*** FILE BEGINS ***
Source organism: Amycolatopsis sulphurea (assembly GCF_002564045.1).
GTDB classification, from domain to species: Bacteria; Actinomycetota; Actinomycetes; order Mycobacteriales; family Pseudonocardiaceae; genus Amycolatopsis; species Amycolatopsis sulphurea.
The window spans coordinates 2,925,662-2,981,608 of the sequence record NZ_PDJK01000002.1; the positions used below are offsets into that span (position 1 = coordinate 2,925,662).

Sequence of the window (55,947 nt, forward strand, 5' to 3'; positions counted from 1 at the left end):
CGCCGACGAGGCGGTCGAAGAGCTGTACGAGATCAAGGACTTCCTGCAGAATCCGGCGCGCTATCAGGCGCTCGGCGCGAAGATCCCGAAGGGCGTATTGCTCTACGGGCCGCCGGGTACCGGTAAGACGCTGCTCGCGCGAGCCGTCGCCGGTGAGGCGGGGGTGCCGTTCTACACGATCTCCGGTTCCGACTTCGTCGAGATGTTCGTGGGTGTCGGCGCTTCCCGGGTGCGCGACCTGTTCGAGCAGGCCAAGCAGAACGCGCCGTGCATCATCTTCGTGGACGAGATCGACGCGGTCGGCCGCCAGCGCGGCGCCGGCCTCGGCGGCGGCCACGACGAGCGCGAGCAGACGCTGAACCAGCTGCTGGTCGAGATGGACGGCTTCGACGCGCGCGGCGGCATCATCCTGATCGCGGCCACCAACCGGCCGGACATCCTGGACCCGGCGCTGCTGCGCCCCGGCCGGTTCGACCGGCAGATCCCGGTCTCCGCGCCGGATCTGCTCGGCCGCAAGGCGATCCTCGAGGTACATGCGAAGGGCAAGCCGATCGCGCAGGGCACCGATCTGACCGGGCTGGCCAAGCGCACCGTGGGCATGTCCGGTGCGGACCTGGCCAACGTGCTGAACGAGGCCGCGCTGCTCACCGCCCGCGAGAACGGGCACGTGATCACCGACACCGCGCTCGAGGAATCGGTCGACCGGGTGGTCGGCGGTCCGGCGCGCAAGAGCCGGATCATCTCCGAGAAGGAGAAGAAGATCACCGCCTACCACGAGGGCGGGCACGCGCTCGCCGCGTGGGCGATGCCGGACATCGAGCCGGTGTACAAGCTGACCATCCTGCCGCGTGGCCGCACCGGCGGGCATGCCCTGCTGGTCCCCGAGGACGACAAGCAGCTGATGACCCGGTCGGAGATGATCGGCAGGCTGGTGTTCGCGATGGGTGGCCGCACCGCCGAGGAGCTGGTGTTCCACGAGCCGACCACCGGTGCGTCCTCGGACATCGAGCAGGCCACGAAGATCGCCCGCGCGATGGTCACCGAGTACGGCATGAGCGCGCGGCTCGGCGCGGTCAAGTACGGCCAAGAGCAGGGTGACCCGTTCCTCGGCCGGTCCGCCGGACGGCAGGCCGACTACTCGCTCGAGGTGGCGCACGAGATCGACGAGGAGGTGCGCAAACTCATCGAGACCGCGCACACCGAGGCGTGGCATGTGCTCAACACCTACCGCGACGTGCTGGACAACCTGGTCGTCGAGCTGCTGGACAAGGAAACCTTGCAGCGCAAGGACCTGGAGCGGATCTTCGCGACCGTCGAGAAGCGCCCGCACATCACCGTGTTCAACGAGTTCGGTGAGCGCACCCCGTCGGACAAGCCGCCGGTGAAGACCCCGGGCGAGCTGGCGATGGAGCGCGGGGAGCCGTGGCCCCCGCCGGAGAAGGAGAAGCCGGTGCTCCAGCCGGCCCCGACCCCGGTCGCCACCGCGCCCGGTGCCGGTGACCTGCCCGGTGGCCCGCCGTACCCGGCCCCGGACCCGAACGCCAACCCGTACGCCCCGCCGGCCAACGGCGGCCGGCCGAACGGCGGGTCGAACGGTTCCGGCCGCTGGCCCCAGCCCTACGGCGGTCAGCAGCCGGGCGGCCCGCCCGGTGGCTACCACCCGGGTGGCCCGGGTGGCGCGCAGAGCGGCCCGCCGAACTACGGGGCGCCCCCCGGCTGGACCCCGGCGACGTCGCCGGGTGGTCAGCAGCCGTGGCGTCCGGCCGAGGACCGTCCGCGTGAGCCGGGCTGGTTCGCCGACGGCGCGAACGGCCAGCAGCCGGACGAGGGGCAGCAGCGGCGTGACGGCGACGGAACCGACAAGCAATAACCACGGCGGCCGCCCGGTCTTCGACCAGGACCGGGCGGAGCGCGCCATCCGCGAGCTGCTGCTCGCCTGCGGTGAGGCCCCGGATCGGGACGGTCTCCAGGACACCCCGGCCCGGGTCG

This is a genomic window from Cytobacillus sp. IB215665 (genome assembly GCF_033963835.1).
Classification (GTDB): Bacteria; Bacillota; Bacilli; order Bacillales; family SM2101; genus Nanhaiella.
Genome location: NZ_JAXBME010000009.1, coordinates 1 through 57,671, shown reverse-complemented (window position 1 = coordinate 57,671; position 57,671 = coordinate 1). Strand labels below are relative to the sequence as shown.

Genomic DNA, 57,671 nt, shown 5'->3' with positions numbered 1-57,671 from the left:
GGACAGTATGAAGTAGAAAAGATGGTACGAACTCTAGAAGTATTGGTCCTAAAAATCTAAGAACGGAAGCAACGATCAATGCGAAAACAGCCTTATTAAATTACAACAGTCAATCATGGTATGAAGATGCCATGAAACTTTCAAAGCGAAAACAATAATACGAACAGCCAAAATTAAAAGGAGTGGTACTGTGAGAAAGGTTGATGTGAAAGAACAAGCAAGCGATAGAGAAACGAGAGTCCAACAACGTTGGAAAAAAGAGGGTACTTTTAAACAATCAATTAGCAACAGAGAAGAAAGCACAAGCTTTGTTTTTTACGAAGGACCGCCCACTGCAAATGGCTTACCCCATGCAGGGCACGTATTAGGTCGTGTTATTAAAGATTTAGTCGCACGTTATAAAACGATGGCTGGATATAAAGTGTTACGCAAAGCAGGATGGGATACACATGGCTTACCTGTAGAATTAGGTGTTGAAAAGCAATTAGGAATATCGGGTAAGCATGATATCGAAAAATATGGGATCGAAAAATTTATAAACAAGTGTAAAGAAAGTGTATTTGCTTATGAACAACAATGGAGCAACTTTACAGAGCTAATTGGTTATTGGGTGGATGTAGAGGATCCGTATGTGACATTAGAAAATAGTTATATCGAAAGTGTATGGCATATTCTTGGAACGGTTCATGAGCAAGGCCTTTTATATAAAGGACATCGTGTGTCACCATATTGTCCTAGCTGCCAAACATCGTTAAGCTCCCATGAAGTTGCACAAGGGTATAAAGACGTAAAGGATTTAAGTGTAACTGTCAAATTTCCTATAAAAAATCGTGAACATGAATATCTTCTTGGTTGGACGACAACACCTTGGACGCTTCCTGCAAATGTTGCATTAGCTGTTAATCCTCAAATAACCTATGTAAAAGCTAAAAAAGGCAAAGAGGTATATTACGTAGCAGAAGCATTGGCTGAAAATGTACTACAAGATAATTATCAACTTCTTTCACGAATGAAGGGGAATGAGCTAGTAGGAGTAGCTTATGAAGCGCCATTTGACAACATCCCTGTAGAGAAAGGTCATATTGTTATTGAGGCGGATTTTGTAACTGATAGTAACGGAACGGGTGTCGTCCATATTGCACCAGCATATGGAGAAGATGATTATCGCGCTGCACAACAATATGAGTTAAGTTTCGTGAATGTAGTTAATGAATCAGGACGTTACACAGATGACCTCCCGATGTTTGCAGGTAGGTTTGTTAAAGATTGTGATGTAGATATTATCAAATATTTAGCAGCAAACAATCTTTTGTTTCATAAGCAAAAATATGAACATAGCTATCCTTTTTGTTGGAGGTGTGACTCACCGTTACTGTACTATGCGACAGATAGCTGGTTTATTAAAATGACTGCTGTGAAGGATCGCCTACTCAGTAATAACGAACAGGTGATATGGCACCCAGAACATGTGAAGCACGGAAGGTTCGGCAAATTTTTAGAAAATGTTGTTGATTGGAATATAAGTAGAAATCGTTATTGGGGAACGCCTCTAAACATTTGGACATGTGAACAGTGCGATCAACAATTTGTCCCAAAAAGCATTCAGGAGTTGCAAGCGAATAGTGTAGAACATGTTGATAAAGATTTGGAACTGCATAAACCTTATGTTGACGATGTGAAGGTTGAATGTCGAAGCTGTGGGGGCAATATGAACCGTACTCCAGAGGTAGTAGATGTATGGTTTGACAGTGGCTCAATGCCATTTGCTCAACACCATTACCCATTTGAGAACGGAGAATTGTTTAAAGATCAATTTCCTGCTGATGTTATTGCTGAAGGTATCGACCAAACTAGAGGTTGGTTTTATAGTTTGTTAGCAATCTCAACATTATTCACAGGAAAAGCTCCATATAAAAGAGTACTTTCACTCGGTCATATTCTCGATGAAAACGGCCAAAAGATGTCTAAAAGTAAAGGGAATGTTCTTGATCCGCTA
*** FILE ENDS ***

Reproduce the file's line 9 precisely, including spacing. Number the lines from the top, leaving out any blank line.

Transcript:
Genomic DNA, 57,671 nt, shown 5'->3' with positions numbered 1-57,671 from the left: